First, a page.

Monday, October 04, 2010

Ben-Hur: Pretentious or Amazing?

My wife and I just finished watching Ben-Hur a week or so ago, and I am thankful that I've finally seen this film. Part of me wants to recommend it to the world if they have never seen it, because we found it quite enjoyable, but I think there is fear that our recommendation might be taken as pretentious and that some film viewers might find this hardly entertaining viewing.

With that in mind I present the pro-con list in the format of "Pretentious" and "Amazing."

Pretentious: Almost 4 hours long

Amazing: Such an epic film that it seems perfectly appropriate to watch as though it were a mini-series because every scene is entertaining independently.

Pretentious: Some scenes in this 1959 movie run far longer than modern films would have, and part of that relates to the wordy dialogue.

Amazing: This "wordy-dialogue" is pretty intriguing. The story that is set in the time of Jesus Christ's life warrants a rich a full dialogue. The power of many of the scenes and decisions made by the characters rest in the understanding (or teaching) of what it meant to be Jewish or Roman in this time in history. The film provides context in a wonderful way.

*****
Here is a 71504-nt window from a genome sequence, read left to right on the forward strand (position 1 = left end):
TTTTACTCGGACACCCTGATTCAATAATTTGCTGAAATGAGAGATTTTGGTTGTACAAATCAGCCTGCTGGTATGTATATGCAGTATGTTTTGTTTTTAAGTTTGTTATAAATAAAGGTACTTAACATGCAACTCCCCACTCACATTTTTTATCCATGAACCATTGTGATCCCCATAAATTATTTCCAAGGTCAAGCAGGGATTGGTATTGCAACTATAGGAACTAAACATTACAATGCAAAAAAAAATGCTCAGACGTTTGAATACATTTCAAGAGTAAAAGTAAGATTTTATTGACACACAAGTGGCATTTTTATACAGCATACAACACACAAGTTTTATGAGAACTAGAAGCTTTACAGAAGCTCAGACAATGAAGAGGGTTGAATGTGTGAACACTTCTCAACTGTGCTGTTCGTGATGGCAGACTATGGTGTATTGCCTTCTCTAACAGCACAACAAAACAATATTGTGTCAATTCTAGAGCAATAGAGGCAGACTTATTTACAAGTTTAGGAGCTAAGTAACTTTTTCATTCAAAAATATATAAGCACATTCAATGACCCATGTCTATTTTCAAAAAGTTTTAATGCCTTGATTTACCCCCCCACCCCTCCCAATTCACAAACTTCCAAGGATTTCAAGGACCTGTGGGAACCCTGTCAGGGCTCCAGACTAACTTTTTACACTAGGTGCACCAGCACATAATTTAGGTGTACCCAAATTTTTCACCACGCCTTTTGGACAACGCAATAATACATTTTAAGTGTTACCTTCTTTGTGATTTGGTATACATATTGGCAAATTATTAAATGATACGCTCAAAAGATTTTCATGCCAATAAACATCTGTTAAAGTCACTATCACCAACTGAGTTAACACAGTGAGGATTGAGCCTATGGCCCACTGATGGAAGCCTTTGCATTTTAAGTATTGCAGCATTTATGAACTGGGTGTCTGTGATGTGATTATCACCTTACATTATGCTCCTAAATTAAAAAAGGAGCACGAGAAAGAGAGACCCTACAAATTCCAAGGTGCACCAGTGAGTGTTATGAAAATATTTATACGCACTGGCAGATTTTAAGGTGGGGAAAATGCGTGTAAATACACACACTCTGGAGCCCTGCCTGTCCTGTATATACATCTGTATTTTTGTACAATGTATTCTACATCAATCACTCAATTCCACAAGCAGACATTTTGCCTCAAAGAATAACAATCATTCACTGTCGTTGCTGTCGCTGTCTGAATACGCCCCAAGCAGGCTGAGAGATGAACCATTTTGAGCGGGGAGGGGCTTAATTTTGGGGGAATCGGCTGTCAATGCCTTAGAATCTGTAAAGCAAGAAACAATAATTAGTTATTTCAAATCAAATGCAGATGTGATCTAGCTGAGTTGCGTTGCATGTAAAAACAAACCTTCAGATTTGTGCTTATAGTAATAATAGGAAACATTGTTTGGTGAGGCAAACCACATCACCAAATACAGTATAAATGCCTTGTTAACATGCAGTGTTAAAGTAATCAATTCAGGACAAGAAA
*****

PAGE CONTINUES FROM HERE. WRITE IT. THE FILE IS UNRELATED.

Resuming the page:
Pretentious: It's also long because the action scenes are center-stage and long.

Amazing: The "action oriented" scenes, namely those in the galley of the slave ship and the famous chariot race are so cinematic that it is no wonder that more than 50 years later these are some of the most famous scenes in film history. The chariot race is grand and deserves to be seen, and seen in the context of this film.

Pretentious: To place a story in the time of Christ and the use Jesus' birth and death as the end caps to your story.

Amazing: The opening scene with the birth of Christ has to be one of the greatest film versions of this ever. And I think it is amazing to tell this well known event through a cultural historic lens, mixed with the intrigue of action, romance, and epic story telling. Also, I love the fact that Jesus' character in this film does not speak, but instead we hear others interpreting and passing on what they have heard and how they relate to his teaching.

Pretentious: Some over-acted characters.

Amazing: For what at time's seems like stage acting, to not see Charlton Heston in this role is a tragedy.

I think you will see that I'm glad I sat down and took the time to watch this film and recommend to the patient and open film viewer.

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